So, looking at the 3rd example, the command who lists the users who are logged in the same machine as you are (remember: Linux is a multi user system) and the command grep verifies whether the user pelegrino is working or not.

The grep family

You know, the command grep is widely known, because it is frequently used, but what most people don't know is that there are three commands in the grep family. They are:

  • grep
  • egrep
  • fgrep

Their main features are:

  • grep
    Can (or cannot) use simple regular expressions, but when it is not the case of using them, it is better to execute fgrep (it is faster);
  • egrep ('e' standing for extended)
    Is a very powerful tool that uses regular expressions. It is often seen as the slowest brother of the grep family, hence it is more likely to use it when it is necessary to elaborate a regular expression that grep does not accept;
  • fgrep ('f' standing for fast, or file)
    As its own name points out, is the fast brother of the family. It is fast running (it is about 30% faster than grep and 50% faster than egrep), but it is does not allow the use of regular expressions

Pinguim com placa de atenção (em inglês) The considerations above on speed are valid to the Unix grep family. grep is faster running on Linux, because the other two (fgrep and egrep) are shell scripts that execute grep.

And I must say: I don't like that solution.

'Now that you know the differences among the tree, tell me: What do you think about the examples I gave before the explanation?'

'I thought fgrep would solve your problem a lot faster than grep.'

'Perfect!! I see you got what I said! Let's see some other examples to make their differences even clearer.'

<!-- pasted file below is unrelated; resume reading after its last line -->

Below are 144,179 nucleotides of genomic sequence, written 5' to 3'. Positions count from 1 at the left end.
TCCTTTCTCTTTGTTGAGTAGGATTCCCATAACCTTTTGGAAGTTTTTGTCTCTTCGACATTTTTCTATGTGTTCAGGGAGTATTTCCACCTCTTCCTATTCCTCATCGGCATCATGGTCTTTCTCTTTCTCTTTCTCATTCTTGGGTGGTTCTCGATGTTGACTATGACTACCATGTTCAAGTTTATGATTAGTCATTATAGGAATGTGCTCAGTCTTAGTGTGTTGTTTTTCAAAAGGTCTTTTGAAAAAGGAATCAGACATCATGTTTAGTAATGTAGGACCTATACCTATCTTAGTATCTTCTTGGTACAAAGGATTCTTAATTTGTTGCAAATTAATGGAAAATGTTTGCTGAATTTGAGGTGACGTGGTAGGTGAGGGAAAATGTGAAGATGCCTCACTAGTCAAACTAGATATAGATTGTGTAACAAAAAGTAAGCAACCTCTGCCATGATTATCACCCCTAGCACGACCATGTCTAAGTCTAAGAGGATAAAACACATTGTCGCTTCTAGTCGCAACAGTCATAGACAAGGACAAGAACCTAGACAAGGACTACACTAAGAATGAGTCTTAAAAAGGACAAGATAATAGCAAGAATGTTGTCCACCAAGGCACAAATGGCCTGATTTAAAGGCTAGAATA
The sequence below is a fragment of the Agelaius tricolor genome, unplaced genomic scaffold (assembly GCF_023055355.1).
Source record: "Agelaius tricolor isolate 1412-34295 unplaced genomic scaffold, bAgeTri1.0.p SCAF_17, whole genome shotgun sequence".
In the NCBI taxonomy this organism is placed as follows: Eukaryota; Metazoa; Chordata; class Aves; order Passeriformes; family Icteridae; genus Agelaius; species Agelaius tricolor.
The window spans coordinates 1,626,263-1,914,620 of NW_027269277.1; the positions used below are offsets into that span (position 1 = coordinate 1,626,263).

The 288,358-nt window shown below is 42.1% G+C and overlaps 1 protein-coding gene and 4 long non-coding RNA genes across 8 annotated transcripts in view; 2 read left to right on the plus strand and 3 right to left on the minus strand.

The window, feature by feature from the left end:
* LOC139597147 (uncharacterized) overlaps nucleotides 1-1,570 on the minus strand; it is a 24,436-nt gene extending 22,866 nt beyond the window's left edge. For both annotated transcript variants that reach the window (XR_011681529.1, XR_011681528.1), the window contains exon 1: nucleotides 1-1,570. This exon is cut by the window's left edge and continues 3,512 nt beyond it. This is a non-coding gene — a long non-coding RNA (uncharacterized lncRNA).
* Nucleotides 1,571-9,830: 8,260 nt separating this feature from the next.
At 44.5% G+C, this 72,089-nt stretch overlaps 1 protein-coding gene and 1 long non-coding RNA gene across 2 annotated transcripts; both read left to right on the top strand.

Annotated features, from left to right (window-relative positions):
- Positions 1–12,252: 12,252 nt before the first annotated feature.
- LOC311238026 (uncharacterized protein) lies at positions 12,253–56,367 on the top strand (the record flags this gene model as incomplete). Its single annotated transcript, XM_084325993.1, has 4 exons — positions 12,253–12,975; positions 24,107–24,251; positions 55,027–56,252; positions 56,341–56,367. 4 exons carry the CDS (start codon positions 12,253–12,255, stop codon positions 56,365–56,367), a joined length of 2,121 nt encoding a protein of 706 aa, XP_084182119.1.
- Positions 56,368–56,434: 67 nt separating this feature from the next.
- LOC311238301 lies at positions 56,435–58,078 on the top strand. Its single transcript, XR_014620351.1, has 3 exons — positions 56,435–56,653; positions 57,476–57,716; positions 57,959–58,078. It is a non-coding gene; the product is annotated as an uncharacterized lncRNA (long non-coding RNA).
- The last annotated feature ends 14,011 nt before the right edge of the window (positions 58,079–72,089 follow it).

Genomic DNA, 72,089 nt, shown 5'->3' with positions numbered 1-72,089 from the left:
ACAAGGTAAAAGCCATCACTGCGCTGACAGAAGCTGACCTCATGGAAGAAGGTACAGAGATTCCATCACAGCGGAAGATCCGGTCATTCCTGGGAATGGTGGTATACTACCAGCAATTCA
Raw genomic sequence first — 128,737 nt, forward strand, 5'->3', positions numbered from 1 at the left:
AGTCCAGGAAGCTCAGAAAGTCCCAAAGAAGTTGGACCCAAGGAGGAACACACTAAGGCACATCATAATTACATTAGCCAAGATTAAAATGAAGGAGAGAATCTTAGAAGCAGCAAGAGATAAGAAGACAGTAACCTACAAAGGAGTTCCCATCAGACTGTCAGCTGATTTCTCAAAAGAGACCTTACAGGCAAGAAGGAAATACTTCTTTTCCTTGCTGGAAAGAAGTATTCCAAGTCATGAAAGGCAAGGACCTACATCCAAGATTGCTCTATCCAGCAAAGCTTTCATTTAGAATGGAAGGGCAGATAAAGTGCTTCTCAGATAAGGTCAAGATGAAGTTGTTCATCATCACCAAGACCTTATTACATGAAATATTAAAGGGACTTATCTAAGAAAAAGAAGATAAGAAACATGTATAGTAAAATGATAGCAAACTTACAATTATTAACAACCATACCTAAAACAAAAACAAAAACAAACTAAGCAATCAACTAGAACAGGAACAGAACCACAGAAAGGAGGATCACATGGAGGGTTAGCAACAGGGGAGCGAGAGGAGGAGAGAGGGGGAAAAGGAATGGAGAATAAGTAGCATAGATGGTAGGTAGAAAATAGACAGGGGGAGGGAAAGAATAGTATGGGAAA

• Examples

I know that there is a text talking about Linux, but I'm not quite sure on whether the word Linux is written with a capital L or with a small one, what should I do?

There are two options in that case:

$ egrep (Linux | linux) arquivo.txt


$ grep [Ll]inux arquivo.txt

In the first case, the complex regular expression (Linux | linux) uses the parentheses to group up the options and the pipe (|) as a logical "or", which means that you are searching Linux or linux.

In the second case, on the other hand, the regular expression [Ll]inux means that you are searching a word that starst with L or l followed by inux. Since this expression is simpler, grep itself can solve it, so I think it is a more recomendable one (remember: egrep is slower).

Another example. If you want to list the subdirectories of a directory, you should run:

$ ls -l | grep '^d' drwxr-xr-x 3 root root 4096 Dec 18 2000 doc drwxr-xr-x 11 root root 4096 Jul 13 18:58 freeciv drwxr-xr-x 3 root root 4096 Oct 17 2000 gimp drwxr-xr-x 3 root root 4096 Aug 8 2000 gnome drwxr-xr-x 2 root root 4096 Aug 8 2000 idl drwxrwxr-x 14 root root 4096 Jul 13 18:58 locale drwxrwxr-x 12 root root 4096 Jan 14 2000 lyx drwxrwxr-x 3 root root 4096 Jan 17 2000 pixmaps drwxr-xr-x 3 root root 4096 Jul 2 20:30 scribus drwxrwxr-x 3 root root 4096 Jan 17 2000 sounds drwxr-xr-x 3 root root 4096 Dec 18 2000 xine